Some of the studies are clearly showing that social support is also a well-documented determinant of hypertension. Our connectedness, our support from other people, our community changes our blood pressure. Now, we have seen for a long time that different ethnicities, different races have different levels of high blood pressure. Blacks have a lot more problem with high blood pressure than whites, and we’ve been trying to sort out why. Well, it turns out that at least some of that effect seems to be due to different levels of social support. For a lot of different reasons, many black people may have less social support. That may be why they’re having such bad hypertension, but potentially, also, a tool that we can use as part of treatment, get them connected again in positive ways. We touched earlier on work environment and stress and blood pressure, so a tip. If you are living and working in a pressure cooker hostile work environment that you can’t change, part of your best treatment may be a different job, and I have had patients with pretty high blood pressure that, when they changed jobs, their blood pressure came back to normal.

Okay. On the positive side, relationships. As mentioned, there are literally books itemizing all the positive health benefits of healthy relationships, Dr. Ornish’s book. What’s interesting about Dr. Ornish’s program, his heart disease reversal program, four components. Everyone loves to talk about the diet part. He will be the first to tell you the most important part of his program is the group. It’s the connectedness. It’s the community. It’s the emotional bonding with other human beings in healthy ways that produces the most important benefit overall. Here’s one practical example of connectedness, people who gave blood. Those that gave four times in a year lowered their blood pressure 17 points and 12 points without affecting their blood count or their iron levels. Now, there’s probably some physical things going on there, but there’s also probably some relational parts going on in that picture.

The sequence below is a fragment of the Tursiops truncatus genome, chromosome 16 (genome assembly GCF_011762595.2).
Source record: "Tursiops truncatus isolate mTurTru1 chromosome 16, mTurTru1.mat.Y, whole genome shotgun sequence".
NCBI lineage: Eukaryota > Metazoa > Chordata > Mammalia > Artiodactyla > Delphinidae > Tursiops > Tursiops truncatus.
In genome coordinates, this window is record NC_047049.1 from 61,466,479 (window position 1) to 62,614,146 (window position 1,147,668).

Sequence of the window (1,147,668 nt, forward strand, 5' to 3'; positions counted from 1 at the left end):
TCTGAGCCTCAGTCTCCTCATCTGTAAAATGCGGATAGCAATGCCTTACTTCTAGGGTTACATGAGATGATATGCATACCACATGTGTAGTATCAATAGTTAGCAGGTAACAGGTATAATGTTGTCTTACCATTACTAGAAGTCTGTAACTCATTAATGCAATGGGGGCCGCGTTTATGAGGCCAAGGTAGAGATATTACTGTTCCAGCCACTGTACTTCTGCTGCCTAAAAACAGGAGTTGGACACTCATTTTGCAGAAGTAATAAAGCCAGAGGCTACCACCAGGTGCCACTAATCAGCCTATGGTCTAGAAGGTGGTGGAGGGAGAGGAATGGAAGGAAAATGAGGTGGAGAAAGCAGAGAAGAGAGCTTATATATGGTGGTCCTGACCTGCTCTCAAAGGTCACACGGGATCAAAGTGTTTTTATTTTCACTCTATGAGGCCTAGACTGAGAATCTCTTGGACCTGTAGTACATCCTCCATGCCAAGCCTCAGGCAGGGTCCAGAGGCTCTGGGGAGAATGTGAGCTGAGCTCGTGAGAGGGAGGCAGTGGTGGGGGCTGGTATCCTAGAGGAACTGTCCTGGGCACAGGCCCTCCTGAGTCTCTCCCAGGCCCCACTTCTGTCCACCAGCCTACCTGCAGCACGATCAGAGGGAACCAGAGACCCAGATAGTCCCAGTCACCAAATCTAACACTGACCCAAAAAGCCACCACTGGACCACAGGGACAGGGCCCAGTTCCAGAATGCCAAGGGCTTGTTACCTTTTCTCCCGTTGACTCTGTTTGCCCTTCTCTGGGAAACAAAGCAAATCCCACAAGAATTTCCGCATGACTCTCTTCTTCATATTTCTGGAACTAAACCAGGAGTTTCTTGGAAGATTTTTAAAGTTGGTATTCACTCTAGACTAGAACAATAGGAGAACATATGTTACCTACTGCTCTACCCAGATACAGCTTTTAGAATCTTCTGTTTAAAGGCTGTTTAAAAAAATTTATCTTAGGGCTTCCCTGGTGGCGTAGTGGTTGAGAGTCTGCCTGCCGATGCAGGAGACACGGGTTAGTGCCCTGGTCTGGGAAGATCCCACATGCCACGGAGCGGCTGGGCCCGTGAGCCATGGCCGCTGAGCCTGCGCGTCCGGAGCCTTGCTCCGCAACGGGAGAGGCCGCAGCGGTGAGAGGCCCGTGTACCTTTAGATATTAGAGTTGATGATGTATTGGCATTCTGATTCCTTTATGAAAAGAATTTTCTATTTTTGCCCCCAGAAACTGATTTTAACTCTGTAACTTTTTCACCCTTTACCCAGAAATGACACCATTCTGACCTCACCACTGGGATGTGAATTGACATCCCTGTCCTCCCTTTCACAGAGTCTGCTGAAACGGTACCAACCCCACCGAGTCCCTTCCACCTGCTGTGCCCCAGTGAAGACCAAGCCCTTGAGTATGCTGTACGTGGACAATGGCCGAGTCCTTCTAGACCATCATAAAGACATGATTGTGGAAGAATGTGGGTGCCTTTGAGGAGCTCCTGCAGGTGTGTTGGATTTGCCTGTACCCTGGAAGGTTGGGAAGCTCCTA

Connected is protected. Your degree of social integration and social support predicts your risk of hypertension and, specifically, the top number, your systolic blood pressure rise later. However connected you are or aren’t now, your social integration, your social support, is determining your risk of high blood pressure in coming years, so we can also use it on the preventive side. Just simple basic contact in healthy ways with other people is being found to be so important. 12 step programs, what actually predicts their success most accurately, staying free of addictions, guess what, two things, meeting attendance, just showing up, and having a sponsor, someone else who they can talk to when they’re having trouble that they’re connected with that will care about them. Those two simple things predict well their success. We see the same pattern with smoking treatment. The studies show that the more intense, the more frequent the contacts, the more effective the program, regardless of the program.